Following India, U.S. raises Chinese vessel visit with Colombo  

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Following India, the U.S. has raised concerns over the scheduled visit of a Chinese research vessel to Sri Lanka in October. File phot of the main port in Colombo, Sri Lanka.

Following India, the U.S. has raised concerns over the scheduled visit of a Chinese research vessel to Sri Lanka in October. File phot of the main port in Colombo, Sri Lanka.
| Photo Credit: Reuters

Following India, the U.S. has raised concern with the Ranil Wickremesinghe administration, over the scheduled visit of a Chinese research vessel to Sri Lanka in October, Colombo-based media has reported.

In a recent meeting with Sri Lanka’s Foreign Minister Ali Sabry, Under Secretary of State for Political Affairs Victoria Nuland took up the coming visit of Chinese research vessel Shi Yan 6 to Sri Lanka, the Daily Mirror newspaper reported on Monday. Reportedly, Mr. Sabry reassured the American official that Colombo would adhere to a “Standard Operating Procedure” that the government has recently finalised, for all foreign vessels intending to call at a Sri Lankan port.

New Delhi had recently raised the matter with a top Sri Lankan official, Colombo-based sources told The Hindu.

While Sri Lanka’s Ministry of Defence has made its recommendation on the vessel’s visit to the Ministry of Foreign Affairs, an official comment from the Foreign Ministry is awaited. According to local media, defence authorities have cleared the visit.

Earlier this month, China’s state-run news channel CGTN reported that “Chinese geophysical scientific research vessel Shiyan 6” or (Experiment 6) was heading out on an “expeditionary voyage” in the eastern area of the Indian Ocean, departing from Guangzhou, south China’s Guangdong Province. “Organised by the South China Sea Institute of Oceanology (SCSIO) under the Chinese Academy of Sciences, the vessel is scheduled to operate at sea for 80 days with 28 scientific research projects from 13 research teams onboard, covering a range of more than 12,000 nautical miles (roughly 22,200 km),” it said.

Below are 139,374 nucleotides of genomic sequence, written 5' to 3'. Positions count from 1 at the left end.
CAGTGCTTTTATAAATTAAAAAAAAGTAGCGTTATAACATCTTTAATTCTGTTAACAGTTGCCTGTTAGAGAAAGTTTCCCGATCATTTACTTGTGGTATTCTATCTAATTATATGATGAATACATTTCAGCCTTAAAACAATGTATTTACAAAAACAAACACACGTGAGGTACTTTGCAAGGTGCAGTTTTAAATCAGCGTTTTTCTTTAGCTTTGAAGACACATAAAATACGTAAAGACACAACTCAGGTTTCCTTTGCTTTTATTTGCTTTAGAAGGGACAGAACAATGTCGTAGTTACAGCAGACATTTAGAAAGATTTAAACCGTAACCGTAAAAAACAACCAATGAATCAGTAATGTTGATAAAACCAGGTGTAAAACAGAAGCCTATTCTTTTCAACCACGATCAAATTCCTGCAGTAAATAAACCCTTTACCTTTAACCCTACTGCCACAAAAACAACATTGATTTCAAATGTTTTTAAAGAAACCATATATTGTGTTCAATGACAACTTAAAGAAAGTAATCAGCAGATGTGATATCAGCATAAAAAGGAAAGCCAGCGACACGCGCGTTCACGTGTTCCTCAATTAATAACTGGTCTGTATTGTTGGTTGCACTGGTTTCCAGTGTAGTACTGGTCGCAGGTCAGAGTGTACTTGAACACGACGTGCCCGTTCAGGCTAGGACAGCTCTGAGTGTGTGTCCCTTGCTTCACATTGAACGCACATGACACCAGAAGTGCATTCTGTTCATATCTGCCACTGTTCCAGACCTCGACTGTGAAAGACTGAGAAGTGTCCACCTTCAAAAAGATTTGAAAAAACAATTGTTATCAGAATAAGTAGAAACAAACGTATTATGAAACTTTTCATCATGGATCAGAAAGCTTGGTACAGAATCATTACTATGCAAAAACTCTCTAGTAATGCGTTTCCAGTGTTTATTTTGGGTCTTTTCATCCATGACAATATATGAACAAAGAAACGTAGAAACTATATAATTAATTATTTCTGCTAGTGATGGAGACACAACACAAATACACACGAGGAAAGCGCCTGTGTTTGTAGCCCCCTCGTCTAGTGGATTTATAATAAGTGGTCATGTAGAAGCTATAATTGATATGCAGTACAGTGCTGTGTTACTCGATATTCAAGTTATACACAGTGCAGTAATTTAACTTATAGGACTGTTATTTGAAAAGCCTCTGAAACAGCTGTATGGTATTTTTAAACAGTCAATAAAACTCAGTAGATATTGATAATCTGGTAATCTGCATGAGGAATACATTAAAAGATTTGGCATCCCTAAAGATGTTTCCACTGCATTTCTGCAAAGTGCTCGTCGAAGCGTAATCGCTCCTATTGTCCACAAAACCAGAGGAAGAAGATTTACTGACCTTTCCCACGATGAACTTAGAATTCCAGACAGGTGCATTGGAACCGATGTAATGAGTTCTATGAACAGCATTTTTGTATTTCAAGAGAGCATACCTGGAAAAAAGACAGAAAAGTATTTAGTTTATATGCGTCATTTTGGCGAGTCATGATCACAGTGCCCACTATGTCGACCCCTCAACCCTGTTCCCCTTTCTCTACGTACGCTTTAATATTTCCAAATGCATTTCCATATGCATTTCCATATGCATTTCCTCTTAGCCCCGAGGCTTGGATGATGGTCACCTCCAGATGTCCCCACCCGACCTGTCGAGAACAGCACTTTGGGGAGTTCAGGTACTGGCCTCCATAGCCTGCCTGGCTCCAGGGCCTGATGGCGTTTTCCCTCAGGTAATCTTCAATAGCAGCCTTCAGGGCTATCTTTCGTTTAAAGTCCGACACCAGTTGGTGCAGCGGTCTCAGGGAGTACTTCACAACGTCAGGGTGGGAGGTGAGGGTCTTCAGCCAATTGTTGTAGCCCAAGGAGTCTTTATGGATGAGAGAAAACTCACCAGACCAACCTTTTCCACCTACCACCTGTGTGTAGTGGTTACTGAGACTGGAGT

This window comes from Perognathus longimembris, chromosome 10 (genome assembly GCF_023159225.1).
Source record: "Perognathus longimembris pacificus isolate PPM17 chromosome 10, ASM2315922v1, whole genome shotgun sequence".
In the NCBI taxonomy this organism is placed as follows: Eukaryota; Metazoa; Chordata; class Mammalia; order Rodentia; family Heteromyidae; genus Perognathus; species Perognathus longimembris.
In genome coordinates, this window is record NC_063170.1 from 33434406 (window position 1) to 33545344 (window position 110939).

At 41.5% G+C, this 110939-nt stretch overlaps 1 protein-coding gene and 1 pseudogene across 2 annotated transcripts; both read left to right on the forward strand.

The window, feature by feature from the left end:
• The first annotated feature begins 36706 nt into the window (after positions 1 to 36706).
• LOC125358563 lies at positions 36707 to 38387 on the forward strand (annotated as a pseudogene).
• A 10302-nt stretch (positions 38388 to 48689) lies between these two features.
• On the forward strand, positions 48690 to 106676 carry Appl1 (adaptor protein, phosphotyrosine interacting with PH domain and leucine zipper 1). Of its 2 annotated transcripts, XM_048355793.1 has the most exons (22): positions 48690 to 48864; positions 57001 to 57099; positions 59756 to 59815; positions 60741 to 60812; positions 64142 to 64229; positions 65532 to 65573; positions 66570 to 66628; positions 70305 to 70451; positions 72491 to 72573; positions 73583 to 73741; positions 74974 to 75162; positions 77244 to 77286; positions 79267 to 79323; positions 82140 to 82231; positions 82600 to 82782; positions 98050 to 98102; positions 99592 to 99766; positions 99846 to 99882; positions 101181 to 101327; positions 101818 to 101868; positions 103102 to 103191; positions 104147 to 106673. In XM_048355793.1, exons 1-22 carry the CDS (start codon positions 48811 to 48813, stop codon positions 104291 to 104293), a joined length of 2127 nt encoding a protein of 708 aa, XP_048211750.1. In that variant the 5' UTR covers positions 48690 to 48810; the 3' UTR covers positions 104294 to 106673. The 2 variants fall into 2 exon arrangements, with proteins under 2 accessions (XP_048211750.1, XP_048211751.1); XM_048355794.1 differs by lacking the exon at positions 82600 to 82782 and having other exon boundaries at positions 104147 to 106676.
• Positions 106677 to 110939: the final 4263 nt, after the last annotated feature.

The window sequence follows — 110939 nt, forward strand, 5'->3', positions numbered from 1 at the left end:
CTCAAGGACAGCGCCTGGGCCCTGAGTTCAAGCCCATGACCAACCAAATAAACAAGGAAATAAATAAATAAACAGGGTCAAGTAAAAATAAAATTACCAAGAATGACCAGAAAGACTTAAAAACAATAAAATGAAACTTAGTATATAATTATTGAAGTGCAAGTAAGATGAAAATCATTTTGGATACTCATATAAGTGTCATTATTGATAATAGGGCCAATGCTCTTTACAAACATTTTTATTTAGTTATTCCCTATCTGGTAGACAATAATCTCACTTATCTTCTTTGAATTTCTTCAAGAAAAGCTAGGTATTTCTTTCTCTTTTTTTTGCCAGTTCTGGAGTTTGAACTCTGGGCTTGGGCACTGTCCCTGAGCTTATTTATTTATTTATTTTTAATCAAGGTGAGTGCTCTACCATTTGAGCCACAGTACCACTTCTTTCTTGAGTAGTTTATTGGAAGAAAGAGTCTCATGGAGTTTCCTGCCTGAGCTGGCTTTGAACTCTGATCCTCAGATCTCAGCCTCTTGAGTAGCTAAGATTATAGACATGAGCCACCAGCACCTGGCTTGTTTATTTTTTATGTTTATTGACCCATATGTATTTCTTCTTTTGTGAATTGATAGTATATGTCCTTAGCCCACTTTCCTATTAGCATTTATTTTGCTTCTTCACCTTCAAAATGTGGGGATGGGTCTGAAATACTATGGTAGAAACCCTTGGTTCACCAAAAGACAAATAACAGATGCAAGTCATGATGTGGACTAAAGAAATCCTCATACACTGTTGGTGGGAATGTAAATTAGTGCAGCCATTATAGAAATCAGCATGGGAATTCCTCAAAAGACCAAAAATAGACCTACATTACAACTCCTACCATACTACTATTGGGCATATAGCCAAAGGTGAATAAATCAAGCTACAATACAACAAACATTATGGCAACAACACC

Strong reservation

Sri Lanka’s National Aquatic Resources Research and Development Agency (NARA), said to be a partner in the vessel’s research activities in Sri Lankan waters, earlier stated that the data collected during the process would be in its possession. The research vessel’s scheduled visit will come months after another Chinese warship docked at the Colombo port for a few days. The visits assume significance after Chinese military ship Yuan Wang 5 arrived at Sri Lanka’s Hambantota port in August last year, despite India and the U.S. expressing strong reservation at the time. China maintained that it was “completely unjustified for certain countries to cite the so-called ‘security concerns’ to pressure Sri Lanka”.

Colombo’s decision to allow the visit last year — after deferring it by five days — strained diplomatic ties with New Delhi, at a time when India extended unprecedented economic relief to the island nation that was experiencing its worst financial meltdown. Subsequently, President Wickremesinghe and top officials form the Sri Lankan side repeatedly sought to reassure India that Sri Lanka will ensure that its territory is not used for any activity that could threaten India’s security interests in the region.

Meanwhile, the High Commission of India in Colombo recently organised a curtain raiser to the Global Maritime India Summit (GMIS) to be held in India from October 17 to 19, 2023 in Mumbai. Sri Lanka’s Minister of Ports, Shipping and Aviation Nimal Siripala de Silva, who was Chief Guest at the event, emphasised the importance of “close collaboration, exchange of knowledge and adaptation of new technology for growth of the maritime sector”, according to a statement from the Indian mission.

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